Monday, October 29, 2012

Sonya Headlam in Songs of Amy Beach and Henri Duparc, in One World Symphony Concert 'The Planets & Poems of Ecstasy' 3:30 PM Nov. 11, 2012

The Ramakrishna-Vivekananda Center of New York presents
The Planets & Poems of Ecstasy
One performance only:
Sunday, November 11, 2012
3:30 p.m.
Florence Gould Hall (debut performance)
55 East 59th Street
Between Park and Madison Avenues

Soprano Sonya Headlam is excited to join One World Symphony for the 2012–2013 Season. She has performed with One World Symphony on numerous occasions since 2006, including the critically-acclaimed Nordic Lights, Berlioz’s Les Nuits d’Été, Creation vs. Evolution and Moonlight programs. Ms. Headlam has been a featured artist with various groups locally, across the country, and internationally such as the Cuban Philharmonic, the Greenwich Choral Society, Bronx Orchestra, the Master Singers of Milwaukee, and DCINY with whom she made her Carnegie Hall debut in 2010. 

Equally comfortable on the operatic stage, she has worked with regional opera companies such as the Bronx Opera, Delphi Opera, and Fargo-Morehead Opera. An avid recitalist, she was recently featured on the Trinity Church’s Concerts at One series, which was webcast live from downtown Manhattan. In early 2012, she began to teach herself how to play the ukulele. She has since had several exciting opportunities to perform international folk music with her uke on stages in New York City as well as all over Japan. Ms. Headlam is currently working on recording her debut album of art songs, to be released in 2013.

Can you please tell us about the composers and the compositions that you are performing? What makes each work special and what are you looking forward to the most when you will be performing it?

I will be performing two songs, one by American composer Amy Beach, and the other by French composer Henri Duparc. There are many things that draw me to this music, not just as standalone compositions, but also in the context of this One World Symphony program featuring compositions that embody the fleeting and intense human emotion, ecstasy. Both Beach and Duparc wrote in the romantic style and set poems of ecstasy to music for voice and piano within twenty years of each other. Their personal compositional styles and representations of ecstasy provide a unique juxtaposition. Beach’s song has a soaring melody, and refined lyricism. The text, which she also wrote, captures feelings of deep commitment, trust, and perhaps a love that surpasses death. Harmonically, Duparc’s song begins ambiguously. It is earthy, and strikingly sensuous, from which the vocal line emerges, vulnerable, yet tranquil, “Sur un lys pâle mon coeur dort d’un sommeil doux comme la mort — On a pale lily my heart sleeps in a slumber sweet like death.” I look forward to performing these songs because I love them! I also think both of them are particularly well suited for orchestration, and performing them in this context will provide an opportunity to explore new and exciting colors and nuances.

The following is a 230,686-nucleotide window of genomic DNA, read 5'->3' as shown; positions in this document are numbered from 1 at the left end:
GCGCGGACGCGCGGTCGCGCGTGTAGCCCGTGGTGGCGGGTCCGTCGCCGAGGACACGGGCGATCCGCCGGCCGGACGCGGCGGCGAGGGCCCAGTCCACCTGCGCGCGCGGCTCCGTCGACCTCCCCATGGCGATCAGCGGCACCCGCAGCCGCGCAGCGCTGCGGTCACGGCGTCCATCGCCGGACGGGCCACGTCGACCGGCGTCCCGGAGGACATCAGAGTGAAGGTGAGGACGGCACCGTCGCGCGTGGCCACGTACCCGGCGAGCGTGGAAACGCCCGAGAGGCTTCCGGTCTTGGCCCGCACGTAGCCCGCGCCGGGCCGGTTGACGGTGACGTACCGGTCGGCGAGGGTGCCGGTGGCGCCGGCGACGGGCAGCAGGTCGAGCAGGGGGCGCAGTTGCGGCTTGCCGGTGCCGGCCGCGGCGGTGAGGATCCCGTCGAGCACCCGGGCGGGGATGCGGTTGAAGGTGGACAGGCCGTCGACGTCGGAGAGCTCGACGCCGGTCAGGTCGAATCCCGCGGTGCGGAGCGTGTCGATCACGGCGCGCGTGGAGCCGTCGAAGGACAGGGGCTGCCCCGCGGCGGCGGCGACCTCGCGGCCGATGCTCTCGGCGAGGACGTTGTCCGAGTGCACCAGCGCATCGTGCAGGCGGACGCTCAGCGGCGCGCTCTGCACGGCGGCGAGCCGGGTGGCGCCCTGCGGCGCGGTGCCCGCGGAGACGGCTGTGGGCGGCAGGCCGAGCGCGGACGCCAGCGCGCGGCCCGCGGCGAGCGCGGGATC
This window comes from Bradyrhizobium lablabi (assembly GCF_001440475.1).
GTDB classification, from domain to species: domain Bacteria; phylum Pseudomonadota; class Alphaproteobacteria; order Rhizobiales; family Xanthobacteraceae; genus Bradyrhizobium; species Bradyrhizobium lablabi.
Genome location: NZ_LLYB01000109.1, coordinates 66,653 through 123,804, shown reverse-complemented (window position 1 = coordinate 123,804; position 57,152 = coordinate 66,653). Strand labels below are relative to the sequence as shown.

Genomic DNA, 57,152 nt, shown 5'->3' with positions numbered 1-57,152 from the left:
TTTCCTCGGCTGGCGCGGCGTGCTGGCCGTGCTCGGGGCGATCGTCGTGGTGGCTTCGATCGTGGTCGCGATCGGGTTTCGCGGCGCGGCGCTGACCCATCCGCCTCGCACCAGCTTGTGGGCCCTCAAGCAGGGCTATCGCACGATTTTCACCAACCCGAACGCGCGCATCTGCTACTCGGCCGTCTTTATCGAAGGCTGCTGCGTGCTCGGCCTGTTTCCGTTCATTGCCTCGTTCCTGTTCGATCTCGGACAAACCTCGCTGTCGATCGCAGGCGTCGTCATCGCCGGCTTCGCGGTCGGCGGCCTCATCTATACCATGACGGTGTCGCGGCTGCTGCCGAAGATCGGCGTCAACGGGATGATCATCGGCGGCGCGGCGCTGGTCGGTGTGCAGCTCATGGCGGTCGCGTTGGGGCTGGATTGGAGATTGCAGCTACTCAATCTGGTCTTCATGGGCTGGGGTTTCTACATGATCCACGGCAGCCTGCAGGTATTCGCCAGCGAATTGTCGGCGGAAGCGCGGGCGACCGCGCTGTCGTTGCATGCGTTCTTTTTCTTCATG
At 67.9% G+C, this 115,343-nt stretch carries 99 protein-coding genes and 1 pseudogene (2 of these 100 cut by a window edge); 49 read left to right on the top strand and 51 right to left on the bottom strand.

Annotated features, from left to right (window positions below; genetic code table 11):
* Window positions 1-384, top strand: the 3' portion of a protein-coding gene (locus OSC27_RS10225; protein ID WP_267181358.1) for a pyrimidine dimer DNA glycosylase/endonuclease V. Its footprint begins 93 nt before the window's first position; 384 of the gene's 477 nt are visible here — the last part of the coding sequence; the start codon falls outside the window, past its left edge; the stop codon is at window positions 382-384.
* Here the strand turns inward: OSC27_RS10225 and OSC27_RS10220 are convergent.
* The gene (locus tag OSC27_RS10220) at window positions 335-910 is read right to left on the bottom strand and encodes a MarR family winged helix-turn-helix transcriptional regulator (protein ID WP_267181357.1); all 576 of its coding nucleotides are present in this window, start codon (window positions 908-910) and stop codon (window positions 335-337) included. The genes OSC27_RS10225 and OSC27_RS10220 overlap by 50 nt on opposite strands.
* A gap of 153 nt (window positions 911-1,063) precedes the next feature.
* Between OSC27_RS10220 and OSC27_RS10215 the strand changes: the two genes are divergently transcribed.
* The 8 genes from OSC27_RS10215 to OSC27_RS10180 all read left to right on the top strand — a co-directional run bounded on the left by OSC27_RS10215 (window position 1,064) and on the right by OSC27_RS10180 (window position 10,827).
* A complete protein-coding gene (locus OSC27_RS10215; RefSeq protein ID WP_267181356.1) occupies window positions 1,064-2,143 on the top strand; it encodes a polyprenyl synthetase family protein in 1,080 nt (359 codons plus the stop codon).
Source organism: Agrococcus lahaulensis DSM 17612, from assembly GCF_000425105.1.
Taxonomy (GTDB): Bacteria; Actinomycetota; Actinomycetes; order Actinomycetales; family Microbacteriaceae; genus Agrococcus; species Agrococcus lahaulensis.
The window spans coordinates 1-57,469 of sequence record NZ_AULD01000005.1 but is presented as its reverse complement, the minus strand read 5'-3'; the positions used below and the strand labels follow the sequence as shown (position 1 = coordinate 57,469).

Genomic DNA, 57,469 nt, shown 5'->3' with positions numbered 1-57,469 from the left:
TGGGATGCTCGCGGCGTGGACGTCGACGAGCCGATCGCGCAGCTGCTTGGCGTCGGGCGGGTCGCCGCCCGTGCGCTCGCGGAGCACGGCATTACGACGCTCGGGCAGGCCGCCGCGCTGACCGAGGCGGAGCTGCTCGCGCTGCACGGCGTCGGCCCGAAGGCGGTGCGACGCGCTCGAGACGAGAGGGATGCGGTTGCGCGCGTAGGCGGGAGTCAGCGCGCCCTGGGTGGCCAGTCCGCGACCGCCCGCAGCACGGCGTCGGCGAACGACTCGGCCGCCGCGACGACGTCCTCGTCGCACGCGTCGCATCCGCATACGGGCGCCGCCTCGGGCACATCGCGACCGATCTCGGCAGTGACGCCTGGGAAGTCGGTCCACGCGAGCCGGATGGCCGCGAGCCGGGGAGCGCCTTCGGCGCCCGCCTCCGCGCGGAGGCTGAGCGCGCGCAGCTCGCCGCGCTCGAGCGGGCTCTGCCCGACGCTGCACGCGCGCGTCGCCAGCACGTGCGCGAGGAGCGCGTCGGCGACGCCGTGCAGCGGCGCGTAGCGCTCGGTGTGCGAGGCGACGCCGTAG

Why would you recommend our public to attend One World Symphony’s Ecstasy program on November 11, 2012 at 3:30 p.m. at Florence Gould Hall?
The rhapsodic music of Scriabin, Björk, Clara Schumann, Beach, Duparc, Sung Jin Hong’s world premiere of his work, The Architect, and Holst’s Jupiter and Mars! I recommend this concert for the unique programming alone, but also for the opportunity to experience a diverse group of musicians that are 100% committed to making intimate and inspired music.

No comments: